First, you get a good grounding in the questions to ask yourself, your potential vendor partners and your peers.
Then you build a business case (or not!).
Then you pilot.
Then you buy (or not!).

In this 7 part series, I will get you off to a solid start by providing you with the benefit of my experience of selling (or selling against) 6 different digital dictation systems. I will tend to focus on the legal industry because therein lies the majority of my experience.

The most important aspects to understand about the process of deciding on a digital dictation system are:

  • What is your current business need for this tool?
  • What is your current technical / operational situation that causes you to consider this tool?
  • What will your current infrastructure allow you to do?
  • What are the lawyers’ needs?
  • What are the secretaries’ / typists’ needs?
  • What are the capabilities of the various digital dictation systems?
  • What are the costs of staying as you are?
  • What are the costs of adopting digital dictation?

A clear understanding of these points will ensure you are able to both build a good business case for digital dictation, and leverage as much value out of it as possible moving into the future. Although not an exhaustive analysis of either your situation, or indeed all the vendors, the next 6 posts will hopefully result in you building a strong foundation on which to conduct your own investigation.

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September 29, 2007 at 12:35 pm Leave a comment

Successful Audio Transcription

There are 2 main operational difficulties with the transcription of audio recordings of conferences and meetings – poor sound quality and no idea of who is speaking.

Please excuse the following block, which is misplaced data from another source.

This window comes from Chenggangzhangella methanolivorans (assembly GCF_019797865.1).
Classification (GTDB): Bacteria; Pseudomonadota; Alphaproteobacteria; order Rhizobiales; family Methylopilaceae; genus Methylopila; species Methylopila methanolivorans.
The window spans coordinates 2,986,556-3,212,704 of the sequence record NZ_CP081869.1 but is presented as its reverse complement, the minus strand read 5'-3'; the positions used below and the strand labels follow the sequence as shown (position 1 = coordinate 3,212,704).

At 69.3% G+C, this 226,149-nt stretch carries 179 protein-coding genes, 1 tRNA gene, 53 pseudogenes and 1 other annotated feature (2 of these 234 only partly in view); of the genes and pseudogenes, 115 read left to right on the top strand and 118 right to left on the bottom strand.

Poor sound quality comes from the use of voice audio recorders (that are primarily designed for close-to-mouth dictation) being set to RECORD and then being positioned in the middle of the table. The tiny microphone in these devices was never designed to deliver good quality audio under those conditions. Of course, sound quality degrades exponentially with the distance from device to speakers, environmental noise, table banging, paper shuffling etc
 
Not to mention the very difficult task of assigning a name to each and every conversational comment. So why not add speaker identity so that the typist does not have to continually REWIND in order to try and figure out who is speaking?
 
For these very reasons, many transcription companies work by the rule that it takes 6 hours to transcribe 1 hour of meeting audio of average quality – more if they want the transcript time-coded.
 
This of course results in 2 further economic problems:
 
– wasting the client’s time confirming who said what; and

– perhaps even wasting a lawyer’s time if they are the intermediary – and lawyers are expensive people to interrupt!
 
So, surely it would make sense to improve the capture of the original audio and provide a mechanism for speaker identity?
 
This would result in a win-win-win situation for transcriptionist,  lawyer and client.
 
The typist would be able to transcribe more quickly and more comfortably resulting in less fatigue – a common complaint with conference transcription work.
 
The lawyer would get a more complete transcript more quickly.
 
The client would get a faster, more complete service.
 
Everybody wins…

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September 22, 2007 at 1:52 pm 1 comment